Laurence Brown was the first author to introduce me to the fact that there are writers out there producing quality work – and doing it pretty successfully – without the backing of either an agent or a traditional publisher. He’s also a gracious person who is always willing to share his experiences and advice with other writers.
His two novels follow the story of the Saxon warrior Ranulf, a member of King Harold Godwineson’s personal guard. The first, Housecarl, follows the events of 1066, where the course of European history is changed in one month and three battles on English soil; Cold Heart, Cruel Hand traces the aftermath of the Battle of Hastings and Ranulf’s decision to join the rebellion of Hereward the Wake in a last bid for freedom for the Saxon people. Laurence has a knack for bringing battles to life and recreating the real, human relationships of those who are barely even a footnote in English history.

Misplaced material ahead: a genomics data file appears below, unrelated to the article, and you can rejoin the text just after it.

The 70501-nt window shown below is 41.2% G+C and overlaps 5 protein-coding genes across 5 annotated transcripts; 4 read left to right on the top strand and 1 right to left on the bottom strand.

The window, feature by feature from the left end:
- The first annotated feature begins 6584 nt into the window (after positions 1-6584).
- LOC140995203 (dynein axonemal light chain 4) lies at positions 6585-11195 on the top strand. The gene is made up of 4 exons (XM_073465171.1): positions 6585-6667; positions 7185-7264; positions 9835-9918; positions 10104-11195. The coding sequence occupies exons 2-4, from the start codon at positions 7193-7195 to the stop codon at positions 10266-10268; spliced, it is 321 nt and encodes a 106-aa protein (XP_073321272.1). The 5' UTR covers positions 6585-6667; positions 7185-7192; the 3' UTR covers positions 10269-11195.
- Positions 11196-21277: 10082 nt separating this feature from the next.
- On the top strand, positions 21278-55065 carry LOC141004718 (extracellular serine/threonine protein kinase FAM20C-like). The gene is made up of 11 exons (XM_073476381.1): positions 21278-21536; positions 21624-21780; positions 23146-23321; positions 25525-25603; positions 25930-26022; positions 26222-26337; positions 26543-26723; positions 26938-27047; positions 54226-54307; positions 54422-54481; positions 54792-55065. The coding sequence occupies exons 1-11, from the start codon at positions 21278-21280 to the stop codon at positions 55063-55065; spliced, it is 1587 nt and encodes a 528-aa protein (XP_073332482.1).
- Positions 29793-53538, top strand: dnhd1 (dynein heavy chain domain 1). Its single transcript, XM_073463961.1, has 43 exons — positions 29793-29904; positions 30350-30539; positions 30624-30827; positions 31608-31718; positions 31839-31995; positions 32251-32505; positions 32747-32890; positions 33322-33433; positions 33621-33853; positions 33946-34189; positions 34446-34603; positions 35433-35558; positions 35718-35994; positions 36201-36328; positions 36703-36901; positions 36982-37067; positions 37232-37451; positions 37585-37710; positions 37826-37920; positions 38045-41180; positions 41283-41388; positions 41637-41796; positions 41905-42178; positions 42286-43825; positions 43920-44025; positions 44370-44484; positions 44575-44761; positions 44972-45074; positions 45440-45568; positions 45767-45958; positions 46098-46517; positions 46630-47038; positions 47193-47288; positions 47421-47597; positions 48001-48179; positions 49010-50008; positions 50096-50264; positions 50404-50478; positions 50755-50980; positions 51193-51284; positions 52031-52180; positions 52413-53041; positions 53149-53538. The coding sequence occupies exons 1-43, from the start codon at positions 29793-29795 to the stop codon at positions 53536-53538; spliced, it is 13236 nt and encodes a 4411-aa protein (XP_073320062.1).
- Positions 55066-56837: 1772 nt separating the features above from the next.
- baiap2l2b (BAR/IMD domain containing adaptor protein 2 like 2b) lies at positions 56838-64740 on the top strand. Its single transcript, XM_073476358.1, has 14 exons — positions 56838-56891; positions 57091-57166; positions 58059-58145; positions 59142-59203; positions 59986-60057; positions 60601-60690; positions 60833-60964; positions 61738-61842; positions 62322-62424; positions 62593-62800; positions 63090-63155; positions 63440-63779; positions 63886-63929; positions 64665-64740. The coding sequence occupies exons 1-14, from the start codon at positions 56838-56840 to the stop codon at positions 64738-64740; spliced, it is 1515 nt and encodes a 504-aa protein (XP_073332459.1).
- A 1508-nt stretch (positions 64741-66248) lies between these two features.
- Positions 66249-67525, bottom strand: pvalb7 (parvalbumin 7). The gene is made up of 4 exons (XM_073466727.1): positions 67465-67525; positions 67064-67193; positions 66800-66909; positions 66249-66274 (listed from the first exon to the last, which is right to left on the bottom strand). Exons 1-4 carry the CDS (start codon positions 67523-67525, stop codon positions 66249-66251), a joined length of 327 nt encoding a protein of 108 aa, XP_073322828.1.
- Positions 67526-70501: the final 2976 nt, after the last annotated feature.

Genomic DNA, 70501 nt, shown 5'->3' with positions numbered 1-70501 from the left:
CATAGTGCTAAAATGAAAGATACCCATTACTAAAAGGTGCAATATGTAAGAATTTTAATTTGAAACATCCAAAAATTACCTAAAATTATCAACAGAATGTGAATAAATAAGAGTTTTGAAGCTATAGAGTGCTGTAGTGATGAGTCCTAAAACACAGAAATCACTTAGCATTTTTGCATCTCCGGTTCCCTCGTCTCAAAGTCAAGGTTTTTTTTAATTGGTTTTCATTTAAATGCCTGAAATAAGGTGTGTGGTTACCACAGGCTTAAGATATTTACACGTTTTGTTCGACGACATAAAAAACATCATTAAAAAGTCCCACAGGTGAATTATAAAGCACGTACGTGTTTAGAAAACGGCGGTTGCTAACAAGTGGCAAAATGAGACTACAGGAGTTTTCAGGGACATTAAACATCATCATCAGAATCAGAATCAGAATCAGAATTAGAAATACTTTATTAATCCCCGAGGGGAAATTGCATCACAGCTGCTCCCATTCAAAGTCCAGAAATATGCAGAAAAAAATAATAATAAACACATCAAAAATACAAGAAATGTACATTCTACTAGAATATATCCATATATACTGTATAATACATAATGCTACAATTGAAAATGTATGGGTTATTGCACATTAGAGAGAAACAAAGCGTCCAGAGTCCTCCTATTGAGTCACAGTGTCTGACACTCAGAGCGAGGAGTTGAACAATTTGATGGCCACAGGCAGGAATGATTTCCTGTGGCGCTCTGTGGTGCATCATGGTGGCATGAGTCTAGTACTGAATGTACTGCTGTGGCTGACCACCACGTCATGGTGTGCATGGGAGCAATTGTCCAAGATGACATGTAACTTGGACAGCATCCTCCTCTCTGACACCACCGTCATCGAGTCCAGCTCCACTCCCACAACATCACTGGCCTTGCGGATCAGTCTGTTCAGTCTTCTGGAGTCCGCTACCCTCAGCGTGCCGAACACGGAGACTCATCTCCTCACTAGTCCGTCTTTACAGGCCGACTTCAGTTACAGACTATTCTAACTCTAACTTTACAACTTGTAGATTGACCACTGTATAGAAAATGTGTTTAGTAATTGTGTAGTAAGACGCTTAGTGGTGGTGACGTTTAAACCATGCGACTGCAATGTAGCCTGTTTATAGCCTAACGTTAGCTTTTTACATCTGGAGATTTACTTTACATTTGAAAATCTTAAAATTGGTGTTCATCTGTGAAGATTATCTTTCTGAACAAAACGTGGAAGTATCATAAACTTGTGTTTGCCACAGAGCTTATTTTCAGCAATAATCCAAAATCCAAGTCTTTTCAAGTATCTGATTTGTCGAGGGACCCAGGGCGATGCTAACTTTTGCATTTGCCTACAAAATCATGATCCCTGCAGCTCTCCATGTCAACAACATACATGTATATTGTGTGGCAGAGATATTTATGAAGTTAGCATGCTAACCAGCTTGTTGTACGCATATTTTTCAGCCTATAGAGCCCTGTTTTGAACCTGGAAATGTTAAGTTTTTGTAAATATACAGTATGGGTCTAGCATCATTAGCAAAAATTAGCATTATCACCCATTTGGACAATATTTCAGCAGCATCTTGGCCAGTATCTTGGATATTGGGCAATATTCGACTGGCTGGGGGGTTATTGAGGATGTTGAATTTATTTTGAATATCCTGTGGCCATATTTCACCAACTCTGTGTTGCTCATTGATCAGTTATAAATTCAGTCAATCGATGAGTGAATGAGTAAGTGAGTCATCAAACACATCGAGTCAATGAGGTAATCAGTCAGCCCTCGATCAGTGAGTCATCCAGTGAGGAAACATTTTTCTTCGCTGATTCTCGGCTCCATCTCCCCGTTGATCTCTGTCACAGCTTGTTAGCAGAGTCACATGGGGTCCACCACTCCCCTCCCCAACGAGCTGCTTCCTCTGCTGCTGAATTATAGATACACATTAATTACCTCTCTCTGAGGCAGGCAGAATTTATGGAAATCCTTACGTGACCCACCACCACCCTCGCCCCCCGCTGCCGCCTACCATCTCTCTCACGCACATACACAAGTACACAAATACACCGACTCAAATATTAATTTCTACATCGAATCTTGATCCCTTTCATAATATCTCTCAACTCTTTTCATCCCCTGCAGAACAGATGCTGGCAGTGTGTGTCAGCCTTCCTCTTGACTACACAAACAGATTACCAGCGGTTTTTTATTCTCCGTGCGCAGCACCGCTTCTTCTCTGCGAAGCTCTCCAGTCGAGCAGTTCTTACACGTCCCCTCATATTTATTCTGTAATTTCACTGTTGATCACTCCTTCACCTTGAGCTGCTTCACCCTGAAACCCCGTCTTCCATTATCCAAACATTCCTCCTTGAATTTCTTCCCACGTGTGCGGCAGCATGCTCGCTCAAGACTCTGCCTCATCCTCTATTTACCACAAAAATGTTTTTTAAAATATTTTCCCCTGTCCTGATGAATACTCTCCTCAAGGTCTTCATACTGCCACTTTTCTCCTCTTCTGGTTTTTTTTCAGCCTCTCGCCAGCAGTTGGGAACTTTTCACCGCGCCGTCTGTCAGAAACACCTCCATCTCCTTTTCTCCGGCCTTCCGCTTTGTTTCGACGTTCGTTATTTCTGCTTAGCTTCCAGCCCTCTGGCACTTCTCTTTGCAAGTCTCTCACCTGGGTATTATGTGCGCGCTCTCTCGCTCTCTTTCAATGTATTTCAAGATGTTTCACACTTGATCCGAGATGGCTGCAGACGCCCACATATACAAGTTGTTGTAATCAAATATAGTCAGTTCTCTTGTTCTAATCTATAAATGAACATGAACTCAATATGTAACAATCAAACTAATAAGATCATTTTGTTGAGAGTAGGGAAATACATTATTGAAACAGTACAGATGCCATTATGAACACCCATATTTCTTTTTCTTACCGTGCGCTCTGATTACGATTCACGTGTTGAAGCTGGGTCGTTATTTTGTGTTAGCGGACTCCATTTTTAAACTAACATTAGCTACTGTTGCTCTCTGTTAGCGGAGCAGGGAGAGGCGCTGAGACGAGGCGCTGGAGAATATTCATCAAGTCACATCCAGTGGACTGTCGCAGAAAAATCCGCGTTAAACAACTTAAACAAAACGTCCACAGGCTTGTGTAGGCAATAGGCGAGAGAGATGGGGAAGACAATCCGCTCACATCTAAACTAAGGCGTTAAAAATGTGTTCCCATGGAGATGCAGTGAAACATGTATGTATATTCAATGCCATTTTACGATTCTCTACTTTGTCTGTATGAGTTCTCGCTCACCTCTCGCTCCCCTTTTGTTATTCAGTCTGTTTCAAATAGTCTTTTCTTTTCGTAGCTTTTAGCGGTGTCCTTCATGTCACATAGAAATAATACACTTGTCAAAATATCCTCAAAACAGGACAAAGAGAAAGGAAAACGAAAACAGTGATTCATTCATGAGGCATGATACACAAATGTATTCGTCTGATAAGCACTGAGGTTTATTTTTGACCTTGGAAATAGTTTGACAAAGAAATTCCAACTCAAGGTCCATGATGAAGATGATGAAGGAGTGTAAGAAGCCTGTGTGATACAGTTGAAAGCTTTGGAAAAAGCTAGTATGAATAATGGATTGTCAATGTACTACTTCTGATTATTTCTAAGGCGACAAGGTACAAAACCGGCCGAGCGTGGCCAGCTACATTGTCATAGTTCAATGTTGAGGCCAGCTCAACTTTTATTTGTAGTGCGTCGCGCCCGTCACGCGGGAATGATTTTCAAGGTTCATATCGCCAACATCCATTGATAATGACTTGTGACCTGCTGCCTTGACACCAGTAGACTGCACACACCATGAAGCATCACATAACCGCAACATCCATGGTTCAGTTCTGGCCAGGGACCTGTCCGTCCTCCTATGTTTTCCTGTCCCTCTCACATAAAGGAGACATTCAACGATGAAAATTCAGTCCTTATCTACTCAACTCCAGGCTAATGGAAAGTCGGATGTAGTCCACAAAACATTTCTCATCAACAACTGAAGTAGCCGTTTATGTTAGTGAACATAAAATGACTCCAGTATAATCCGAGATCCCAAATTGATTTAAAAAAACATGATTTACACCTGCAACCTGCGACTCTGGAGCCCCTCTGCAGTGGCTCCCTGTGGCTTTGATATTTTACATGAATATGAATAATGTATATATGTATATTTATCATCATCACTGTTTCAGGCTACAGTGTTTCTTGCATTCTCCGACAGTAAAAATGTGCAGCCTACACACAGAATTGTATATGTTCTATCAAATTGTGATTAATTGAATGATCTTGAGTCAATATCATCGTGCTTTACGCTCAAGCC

Laurence drew inspiration from several sources, in particular, his father, who imparted a love of history, and an enthusiastic junior school teacher. He recalls, “I remember our history teacher telling us about 1066 and the Norman invasion of England and showing us an extract from the Bayeux Tapestry depicting Harold's warriors lining the hill with their shields overlapping, their hedge of spears pointed menacingly at the Norman cavalry. I asked the teacher who they were and he said: ‘Those were Harold's housecarls, Laurence, the bravest warriors in Christendom.’”
I was pleased to catch up with Laurence and discover he is writing a third novel in the series, in fact a prequel, in which Ranulf, now an old man, recounts the story of how he came to be Harold’s champion. “It is something of a departure of style for me since Ranulf is narrating the tale himself,” he comments. “In a sense his voice is mine, his thoughts, his character, is mine and it is both exciting and a little worrying - I don’t want to spoil the image that readers already have of him.”
Laurence’s books were first published by Paul Mould Publishing (Empire Books in the US), and are now also available as Kindle editions. For more information, please visit his website.